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While the golden ratio provides the blueprint for proportion and the foundation for design, the creation of a Parmigiani Fleurier timepiece requires artistry and know-how acquired by a lifetime of dedication to horology. The Toric line epitomizes Parmigiani Fleurier’s approach to watchmaking, marrying luxurious, timeless design with consummate artisanship. Exemplifying this ethos, the Parmigiani Fleurier Toric Chronometre ($22,300 USD) revisits Michel Parmigiani’s first design but features a dial with a guilloché decoration that mimics the spiraling natural lines of a pine cone (just one of the many uses of the Golden Ratio in its design). Housed in a 40.8mm white or red-gold case, the Chronometre features the Toric line’s iconic knurled bezel.

Inspired by the bases of ancient Greek columns, the concentric relief pattern plays with the light and draws the eye inward toward the dial. The knurling process is so intricate and delicate that it takes a lifetime to master – in fact, a single artisan applies the knurling by hand to each and every Toric timepiece. Though clearly beautiful to behold, beneath the surface beats the in-house calibre PF441. This COSC-certified automatic movement features two series-coupled barrels for exceptional rate regularity and a 55-hour power reserve. Beating at 28.8kbph and featuring hours, minutes, seconds, and date functionality, the 220-component movement is finished with a beveled and circular-grained main plate, Côtes de Genève decoration on the bridges, and a solid gold oscillating weight. The embodiment of Haute Horologerie.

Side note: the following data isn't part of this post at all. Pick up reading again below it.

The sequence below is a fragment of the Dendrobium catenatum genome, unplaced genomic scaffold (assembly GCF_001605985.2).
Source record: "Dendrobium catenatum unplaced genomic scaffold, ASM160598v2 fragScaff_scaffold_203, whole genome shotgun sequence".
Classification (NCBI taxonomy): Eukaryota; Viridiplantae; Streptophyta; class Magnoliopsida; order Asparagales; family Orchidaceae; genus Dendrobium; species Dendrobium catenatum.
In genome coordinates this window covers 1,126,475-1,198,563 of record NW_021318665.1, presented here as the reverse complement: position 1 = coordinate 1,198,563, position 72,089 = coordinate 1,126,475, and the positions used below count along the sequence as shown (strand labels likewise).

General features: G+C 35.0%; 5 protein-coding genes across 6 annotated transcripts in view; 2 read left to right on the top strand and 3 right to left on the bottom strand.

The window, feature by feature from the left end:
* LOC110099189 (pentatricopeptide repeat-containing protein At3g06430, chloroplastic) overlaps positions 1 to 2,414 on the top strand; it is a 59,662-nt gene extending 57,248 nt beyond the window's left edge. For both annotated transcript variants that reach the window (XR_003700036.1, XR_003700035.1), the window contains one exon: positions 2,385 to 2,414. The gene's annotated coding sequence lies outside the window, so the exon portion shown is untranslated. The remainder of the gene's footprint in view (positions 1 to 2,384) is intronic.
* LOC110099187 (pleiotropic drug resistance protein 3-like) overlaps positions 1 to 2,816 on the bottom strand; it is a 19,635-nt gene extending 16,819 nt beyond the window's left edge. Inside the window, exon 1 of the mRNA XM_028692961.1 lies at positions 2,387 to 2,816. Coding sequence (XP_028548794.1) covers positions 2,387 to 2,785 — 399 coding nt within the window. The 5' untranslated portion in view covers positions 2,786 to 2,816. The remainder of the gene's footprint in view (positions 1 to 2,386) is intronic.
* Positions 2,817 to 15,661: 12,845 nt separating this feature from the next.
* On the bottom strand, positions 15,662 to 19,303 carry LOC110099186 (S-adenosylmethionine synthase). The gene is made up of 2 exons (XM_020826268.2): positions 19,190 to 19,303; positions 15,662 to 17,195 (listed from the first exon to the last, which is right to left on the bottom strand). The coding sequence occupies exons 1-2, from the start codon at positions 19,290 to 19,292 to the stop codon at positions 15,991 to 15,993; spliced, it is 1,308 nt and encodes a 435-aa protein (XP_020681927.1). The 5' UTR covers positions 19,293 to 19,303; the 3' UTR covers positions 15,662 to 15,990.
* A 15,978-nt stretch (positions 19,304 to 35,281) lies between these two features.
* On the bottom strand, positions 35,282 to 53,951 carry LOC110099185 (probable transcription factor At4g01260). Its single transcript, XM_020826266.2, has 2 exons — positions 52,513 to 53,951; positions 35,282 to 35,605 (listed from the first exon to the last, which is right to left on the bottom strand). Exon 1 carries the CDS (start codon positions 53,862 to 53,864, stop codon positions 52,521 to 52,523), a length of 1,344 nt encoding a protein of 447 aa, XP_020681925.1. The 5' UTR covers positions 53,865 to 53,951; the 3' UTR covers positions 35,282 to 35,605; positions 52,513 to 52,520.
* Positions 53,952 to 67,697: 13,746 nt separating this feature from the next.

Sharing many of the design features that define the line, the Toric Tourbillon ($130,000 USD) takes Parmigiani Fleurier’s Toric line to new heights. Featuring an 18k red-gold 42.8mm case with a svelte case height of only 9.45mm, the tourbillon showcases the familiar guilloché dial with golden Arabic indices and knurled bezel of the Chronometre, but its crown jewel is the tourbillon on full display at 7 o’clock. The calibre PF517 in-house automatic movement comprises a platinum micro-rotor, Côtes de Genève decoration on the bridges, and a flying tourbillon integrated into the movement’s main plate, making the movement exceptionally thin at only 3.4mm.